UK consumer spending increased last month but lagged far behind inflation, according to data published on Tuesday, as households continued to cut back on purchases in the face of high energy bills and other cost pressures.
Figures from Barclays, which represent almost half of credit and debit card transactions nationwide, showed that card spending rose 4 per cent year on year in March.
According to the bank’s consumer spending index, sales of household and DIY goods increased, as people began to renovate their homes ahead of summer. The latest season premieres of popular television shows also fuelled a rise in subscription purchases.
But the 4 per cent increase continued to be outpaced by stubbornly high consumer price inflation, which unexpectedly rose at an annual rate of 10.4 per cent in February, suggesting cuts to real-terms spending by squeezed households.
“The below-inflation rise in grocery spending shows that Brits are still trying their hardest to shave money off their weekly shop, as energy bills continue to rise”, said Esme Harwood, director at Barclays.
In the spring Budget, chancellor Jeremy Hunt said the government would extend its energy price guarantee for households by three months to June. The cap — which took effect after the surge in wholesale gas and electricity prices sparked by the Ukraine war — has limited average annual energy bills to £2,500 this winter.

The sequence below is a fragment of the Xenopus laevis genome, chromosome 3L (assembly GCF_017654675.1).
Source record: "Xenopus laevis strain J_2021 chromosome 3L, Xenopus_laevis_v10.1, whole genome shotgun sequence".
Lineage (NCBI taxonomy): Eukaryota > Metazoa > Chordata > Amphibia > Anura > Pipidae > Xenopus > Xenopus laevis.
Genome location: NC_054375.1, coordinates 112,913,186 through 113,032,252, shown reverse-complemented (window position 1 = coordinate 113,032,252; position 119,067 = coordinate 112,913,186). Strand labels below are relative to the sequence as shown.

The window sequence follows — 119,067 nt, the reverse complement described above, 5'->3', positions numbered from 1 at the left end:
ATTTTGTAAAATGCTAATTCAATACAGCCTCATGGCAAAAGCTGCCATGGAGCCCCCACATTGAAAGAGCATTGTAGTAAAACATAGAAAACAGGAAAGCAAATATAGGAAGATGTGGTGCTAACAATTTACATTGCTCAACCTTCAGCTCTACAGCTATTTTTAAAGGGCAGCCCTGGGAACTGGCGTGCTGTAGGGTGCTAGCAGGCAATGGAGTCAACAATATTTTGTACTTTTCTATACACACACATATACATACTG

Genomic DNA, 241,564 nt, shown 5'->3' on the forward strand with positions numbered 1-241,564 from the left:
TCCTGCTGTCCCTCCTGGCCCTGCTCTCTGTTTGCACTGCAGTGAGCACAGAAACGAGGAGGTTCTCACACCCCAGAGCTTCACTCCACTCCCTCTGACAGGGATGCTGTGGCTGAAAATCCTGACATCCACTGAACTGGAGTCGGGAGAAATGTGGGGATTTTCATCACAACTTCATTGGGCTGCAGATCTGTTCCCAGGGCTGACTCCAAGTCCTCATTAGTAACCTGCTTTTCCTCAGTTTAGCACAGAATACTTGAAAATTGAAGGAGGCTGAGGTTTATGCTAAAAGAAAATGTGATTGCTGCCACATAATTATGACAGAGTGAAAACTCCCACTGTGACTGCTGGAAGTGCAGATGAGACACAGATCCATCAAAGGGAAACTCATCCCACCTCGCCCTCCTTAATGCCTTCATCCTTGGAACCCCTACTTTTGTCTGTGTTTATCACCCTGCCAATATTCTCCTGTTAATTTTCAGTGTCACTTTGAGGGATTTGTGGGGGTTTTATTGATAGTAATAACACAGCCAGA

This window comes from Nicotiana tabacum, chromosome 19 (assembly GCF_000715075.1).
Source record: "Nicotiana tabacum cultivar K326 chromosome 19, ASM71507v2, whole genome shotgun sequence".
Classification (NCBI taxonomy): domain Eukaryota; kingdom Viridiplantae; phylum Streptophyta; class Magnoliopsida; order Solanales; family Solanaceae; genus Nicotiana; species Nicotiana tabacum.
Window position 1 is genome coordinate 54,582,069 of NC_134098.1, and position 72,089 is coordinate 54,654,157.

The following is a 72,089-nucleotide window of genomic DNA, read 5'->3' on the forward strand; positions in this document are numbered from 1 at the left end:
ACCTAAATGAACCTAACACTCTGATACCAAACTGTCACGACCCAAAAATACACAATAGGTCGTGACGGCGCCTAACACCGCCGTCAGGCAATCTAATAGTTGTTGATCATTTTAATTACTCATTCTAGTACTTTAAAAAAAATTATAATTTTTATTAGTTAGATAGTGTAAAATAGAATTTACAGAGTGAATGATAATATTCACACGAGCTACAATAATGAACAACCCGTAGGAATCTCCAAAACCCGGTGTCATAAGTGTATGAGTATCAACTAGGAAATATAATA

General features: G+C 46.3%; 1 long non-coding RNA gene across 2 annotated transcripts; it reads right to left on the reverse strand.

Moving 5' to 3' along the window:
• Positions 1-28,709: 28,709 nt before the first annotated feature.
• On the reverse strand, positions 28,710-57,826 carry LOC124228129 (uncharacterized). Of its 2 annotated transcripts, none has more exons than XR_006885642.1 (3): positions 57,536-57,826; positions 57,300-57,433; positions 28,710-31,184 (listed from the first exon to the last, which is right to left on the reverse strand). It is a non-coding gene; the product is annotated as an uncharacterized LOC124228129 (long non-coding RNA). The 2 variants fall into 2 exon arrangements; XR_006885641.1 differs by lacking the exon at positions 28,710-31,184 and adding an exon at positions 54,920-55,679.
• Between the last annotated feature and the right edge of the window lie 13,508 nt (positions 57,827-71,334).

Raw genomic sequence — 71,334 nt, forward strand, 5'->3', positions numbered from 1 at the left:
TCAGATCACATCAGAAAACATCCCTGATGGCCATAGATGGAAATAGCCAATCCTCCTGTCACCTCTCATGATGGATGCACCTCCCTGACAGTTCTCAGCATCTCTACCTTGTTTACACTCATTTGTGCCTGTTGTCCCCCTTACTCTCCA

Nevertheless, 88 per cent of people surveyed by Barclays said they were concerned about the impact of energy bills on their finances. As cold weather in March prompted people to keep the heating on, high bills left them with less to spend on non-essentials.
Of all survey respondents, almost two-thirds said they were buying fewer clothes. Meanwhile, 62 per cent of respondents said they had cut down on eating out to save money, with restaurants reporting a 5.6 per cent year-on-year drop in customer spending.
Silvia Ardagna, head of European economics research at Barclays, said that “with food and beverage prices up notably in February, and driving the sharp acceleration in prices set by restaurants and hotels . . . it is not surprising that consumers are moderating spending”.
According to data published last month by the Office for National Statistics, prices of food and non-alcoholic drinks rose 18.2 per cent, the highest pace in more than 45 years, as soaring energy costs and bad weather across parts of Europe led to shortages and rationing.
Separate figures released on Tuesday by the British Retail Consortium, a trade body, showed the value of total sales for its members — mostly big supermarkets and chains — rose 5.1 per cent year on year in March.
“As consumers cut back on eating out, spending on home comforts, accessories and furniture saw the biggest growth, with people looking to entertain at home instead,” said Paul Martin, UK head of retail at KPMG, an advisory firm.